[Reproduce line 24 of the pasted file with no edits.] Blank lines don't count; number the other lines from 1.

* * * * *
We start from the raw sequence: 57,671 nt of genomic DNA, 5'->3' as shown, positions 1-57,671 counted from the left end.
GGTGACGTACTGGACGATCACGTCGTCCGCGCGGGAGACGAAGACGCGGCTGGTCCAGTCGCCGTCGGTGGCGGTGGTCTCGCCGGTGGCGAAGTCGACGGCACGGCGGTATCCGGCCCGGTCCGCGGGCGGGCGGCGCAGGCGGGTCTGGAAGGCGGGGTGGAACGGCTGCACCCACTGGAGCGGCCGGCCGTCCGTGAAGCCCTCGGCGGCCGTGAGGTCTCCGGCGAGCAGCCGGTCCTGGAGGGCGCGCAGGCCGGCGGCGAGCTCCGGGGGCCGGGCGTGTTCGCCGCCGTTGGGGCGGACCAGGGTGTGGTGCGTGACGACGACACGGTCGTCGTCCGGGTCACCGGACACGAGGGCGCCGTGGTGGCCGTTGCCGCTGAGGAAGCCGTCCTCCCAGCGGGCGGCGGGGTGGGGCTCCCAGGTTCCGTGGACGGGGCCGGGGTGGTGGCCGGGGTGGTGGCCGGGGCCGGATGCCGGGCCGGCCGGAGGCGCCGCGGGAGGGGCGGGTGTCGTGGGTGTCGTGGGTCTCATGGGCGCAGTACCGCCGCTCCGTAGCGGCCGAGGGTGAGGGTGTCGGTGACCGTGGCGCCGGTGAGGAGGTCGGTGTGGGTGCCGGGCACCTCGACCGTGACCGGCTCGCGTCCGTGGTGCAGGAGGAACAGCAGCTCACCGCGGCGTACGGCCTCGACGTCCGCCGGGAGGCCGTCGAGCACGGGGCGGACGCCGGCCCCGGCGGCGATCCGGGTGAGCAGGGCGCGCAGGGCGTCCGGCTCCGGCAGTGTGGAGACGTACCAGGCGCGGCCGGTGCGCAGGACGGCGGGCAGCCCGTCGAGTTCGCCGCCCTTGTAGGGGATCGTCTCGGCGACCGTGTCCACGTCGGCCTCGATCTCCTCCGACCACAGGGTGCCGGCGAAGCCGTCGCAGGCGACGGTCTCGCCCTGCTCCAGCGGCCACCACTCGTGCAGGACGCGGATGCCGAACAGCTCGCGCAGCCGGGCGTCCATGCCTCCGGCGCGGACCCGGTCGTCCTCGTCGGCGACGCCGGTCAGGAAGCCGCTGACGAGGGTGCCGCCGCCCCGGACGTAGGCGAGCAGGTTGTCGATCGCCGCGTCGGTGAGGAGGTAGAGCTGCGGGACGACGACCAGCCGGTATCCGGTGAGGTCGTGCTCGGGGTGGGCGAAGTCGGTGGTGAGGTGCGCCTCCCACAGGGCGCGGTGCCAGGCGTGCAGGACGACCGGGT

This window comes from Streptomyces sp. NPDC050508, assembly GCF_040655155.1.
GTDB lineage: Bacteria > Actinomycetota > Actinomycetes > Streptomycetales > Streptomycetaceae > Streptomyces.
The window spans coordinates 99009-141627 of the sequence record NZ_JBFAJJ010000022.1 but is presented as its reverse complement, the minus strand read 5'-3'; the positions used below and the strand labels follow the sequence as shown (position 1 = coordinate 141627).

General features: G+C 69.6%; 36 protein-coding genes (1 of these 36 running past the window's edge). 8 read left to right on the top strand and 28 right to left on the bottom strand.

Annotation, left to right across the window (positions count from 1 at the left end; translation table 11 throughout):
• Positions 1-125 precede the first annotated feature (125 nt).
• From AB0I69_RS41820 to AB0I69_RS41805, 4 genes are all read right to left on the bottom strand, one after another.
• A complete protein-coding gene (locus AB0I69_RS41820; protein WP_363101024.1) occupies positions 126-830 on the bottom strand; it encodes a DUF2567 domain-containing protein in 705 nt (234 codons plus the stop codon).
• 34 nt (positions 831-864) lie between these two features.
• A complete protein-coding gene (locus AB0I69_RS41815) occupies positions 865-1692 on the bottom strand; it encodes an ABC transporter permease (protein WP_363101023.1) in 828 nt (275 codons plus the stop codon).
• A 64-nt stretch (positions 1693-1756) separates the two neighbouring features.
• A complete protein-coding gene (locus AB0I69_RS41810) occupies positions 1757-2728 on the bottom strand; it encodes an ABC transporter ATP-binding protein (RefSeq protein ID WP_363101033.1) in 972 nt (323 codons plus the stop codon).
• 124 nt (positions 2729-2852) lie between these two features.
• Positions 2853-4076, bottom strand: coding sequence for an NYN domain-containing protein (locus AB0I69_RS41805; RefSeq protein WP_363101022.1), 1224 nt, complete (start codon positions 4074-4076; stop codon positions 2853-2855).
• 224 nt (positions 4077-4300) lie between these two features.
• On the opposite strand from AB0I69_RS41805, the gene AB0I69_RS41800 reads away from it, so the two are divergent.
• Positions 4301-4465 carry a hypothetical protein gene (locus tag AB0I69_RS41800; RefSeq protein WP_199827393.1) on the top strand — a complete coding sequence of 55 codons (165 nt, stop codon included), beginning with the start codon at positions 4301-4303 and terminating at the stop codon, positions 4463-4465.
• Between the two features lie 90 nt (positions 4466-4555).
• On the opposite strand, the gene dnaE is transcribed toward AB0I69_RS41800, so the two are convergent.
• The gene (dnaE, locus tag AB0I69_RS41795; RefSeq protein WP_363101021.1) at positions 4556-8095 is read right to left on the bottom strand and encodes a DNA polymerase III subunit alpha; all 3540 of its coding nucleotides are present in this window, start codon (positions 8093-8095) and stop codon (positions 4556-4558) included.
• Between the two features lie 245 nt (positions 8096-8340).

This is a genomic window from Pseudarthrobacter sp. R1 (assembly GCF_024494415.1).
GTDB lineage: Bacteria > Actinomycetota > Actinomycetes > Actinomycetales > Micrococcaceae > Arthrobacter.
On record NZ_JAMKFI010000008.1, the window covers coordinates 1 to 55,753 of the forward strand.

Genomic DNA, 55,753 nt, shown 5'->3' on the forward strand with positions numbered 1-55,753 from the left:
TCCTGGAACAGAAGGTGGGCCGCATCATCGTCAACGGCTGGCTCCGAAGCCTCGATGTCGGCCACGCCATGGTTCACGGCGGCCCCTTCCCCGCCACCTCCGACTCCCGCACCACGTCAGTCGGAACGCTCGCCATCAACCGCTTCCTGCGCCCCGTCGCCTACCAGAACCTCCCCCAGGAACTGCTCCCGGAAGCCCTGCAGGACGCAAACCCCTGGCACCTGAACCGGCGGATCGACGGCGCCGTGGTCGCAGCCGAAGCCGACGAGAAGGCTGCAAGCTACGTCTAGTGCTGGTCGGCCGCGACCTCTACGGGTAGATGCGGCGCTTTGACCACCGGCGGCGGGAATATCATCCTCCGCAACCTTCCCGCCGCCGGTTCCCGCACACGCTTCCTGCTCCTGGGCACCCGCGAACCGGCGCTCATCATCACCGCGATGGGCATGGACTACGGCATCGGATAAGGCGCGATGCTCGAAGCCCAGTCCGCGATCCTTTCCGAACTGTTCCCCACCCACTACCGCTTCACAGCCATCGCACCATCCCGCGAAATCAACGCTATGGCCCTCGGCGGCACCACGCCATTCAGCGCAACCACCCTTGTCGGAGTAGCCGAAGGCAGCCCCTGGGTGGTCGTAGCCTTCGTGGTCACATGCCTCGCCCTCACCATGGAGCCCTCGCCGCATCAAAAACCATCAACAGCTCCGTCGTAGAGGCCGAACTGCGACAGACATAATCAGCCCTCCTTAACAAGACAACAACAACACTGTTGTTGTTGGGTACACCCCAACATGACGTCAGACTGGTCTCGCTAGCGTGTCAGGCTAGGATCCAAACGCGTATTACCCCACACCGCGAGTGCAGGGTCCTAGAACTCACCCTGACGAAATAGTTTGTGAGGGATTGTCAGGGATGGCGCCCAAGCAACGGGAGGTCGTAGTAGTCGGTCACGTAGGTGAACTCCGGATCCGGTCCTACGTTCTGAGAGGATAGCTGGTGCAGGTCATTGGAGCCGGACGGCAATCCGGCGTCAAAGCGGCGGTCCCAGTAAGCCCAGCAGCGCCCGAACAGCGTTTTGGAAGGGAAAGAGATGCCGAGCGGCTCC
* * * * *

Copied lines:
This is a genomic window from Pseudarthrobacter sp. R1 (assembly GCF_024494415.1).